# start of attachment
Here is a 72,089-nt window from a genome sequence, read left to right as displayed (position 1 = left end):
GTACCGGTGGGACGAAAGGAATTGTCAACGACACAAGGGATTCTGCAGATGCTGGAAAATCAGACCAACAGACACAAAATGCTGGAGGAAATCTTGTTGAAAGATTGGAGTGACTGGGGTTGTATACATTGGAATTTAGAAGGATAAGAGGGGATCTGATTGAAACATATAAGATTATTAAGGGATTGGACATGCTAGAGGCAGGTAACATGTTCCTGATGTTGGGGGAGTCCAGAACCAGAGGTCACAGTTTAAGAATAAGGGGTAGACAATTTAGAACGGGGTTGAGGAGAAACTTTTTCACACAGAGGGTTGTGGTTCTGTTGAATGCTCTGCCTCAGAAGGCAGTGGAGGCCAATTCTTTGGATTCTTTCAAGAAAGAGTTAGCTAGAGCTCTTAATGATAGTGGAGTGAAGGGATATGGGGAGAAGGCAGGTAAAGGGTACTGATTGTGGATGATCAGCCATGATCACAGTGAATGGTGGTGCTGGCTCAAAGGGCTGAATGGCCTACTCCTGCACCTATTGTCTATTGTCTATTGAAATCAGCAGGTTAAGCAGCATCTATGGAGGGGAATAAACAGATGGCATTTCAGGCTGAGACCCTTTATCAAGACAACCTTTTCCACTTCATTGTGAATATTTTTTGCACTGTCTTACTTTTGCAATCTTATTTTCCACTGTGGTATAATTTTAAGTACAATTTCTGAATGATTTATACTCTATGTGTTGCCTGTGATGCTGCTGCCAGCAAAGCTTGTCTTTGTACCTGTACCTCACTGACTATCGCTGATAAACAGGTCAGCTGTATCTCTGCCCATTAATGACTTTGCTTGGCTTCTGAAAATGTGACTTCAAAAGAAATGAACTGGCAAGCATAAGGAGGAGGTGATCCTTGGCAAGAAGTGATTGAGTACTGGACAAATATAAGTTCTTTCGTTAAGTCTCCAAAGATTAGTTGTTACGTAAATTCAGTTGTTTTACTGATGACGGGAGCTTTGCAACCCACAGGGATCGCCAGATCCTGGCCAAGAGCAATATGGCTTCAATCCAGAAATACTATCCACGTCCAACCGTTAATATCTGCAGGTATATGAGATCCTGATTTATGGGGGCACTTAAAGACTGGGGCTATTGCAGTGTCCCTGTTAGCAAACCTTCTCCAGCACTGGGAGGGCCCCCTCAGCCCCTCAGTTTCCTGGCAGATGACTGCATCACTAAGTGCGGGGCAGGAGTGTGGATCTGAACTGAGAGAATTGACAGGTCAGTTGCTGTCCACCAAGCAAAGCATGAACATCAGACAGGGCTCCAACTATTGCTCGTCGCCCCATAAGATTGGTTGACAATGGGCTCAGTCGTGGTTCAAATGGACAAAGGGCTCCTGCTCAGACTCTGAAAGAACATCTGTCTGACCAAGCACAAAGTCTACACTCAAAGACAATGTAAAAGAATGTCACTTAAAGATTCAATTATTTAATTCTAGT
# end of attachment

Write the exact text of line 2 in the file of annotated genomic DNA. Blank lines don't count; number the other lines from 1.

GTACCGGTGGGACGAAAGGAATTGTCAACGACACAAGGGATTCTGCAGATGCTGGAAAATCAGACCAACAGACACAAAATGCTGGAGGAAATCTTGTTGAAAGATTGGAGTGACTGGGGTTGTATACATTGGAATTTAGAAGGATAAGAGGGGATCTGATTGAAACATATAAGATTATTAAGGGATTGGACATGCTAGAGGCAGGTAACATGTTCCTGATGTTGGGGGAGTCCAGAACCAGAGGTCACAGTTTAAGAATAAGGGGTAGACAATTTAGAACGGGGTTGAGGAGAAACTTTTTCACACAGAGGGTTGTGGTTCTGTTGAATGCTCTGCCTCAGAAGGCAGTGGAGGCCAATTCTTTGGATTCTTTCAAGAAAGAGTTAGCTAGAGCTCTTAATGATAGTGGAGTGAAGGGATATGGGGAGAAGGCAGGTAAAGGGTACTGATTGTGGATGATCAGCCATGATCACAGTGAATGGTGGTGCTGGCTCAAAGGGCTGAATGGCCTACTCCTGCACCTATTGTCTATTGTCTATTGAAATCAGCAGGTTAAGCAGCATCTATGGAGGGGAATAAACAGATGGCATTTCAGGCTGAGACCCTTTATCAAGACAACCTTTTCCACTTCATTGTGAATATTTTTTGCACTGTCTTACTTTTGCAATCTTATTTTCCACTGTGGTATAATTTTAAGTACAATTTCTGAATGATTTATACTCTATGTGTTGCCTGTGATGCTGCTGCCAGCAAAGCTTGTCTTTGTACCTGTACCTCACTGACTATCGCTGATAAACAGGTCAGCTGTATCTCTGCCCATTAATGACTTTGCTTGGCTTCTGAAAATGTGACTTCAAAAGAAATGAACTGGCAAGCATAAGGAGGAGGTGATCCTTGGCAAGAAGTGATTGAGTACTGGACAAATATAAGTTCTTTCGTTAAGTCTCCAAAGATTAGTTGTTACGTAAATTCAGTTGTTTTACTGATGACGGGAGCTTTGCAACCCACAGGGATCGCCAGATCCTGGCCAAGAGCAATATGGCTTCAATCCAGAAATACTATCCACGTCCAACCGTTAATATCTGCAGGTATATGAGATCCTGATTTATGGGGGCACTTAAAGACTGGGGCTATTGCAGTGTCCCTGTTAGCAAACCTTCTCCAGCACTGGGAGGGCCCCCTCAGCCCCTCAGTTTCCTGGCAGATGACTGCATCACTAAGTGCGGGGCAGGAGTGTGGATCTGAACTGAGAGAATTGACAGGTCAGTTGCTGTCCACCAAGCAAAGCATGAACATCAGACAGGGCTCCAACTATTGCTCGTCGCCCCATAAGATTGGTTGACAATGGGCTCAGTCGTGGTTCAAATGGACAAAGGGCTCCTGCTCAGACTCTGAAAGAACATCTGTCTGACCAAGCACAAAGTCTACACTCAAAGACAATGTAAAAGAATGTCACTTAAAGATTCAATTATTTAATTCTAGT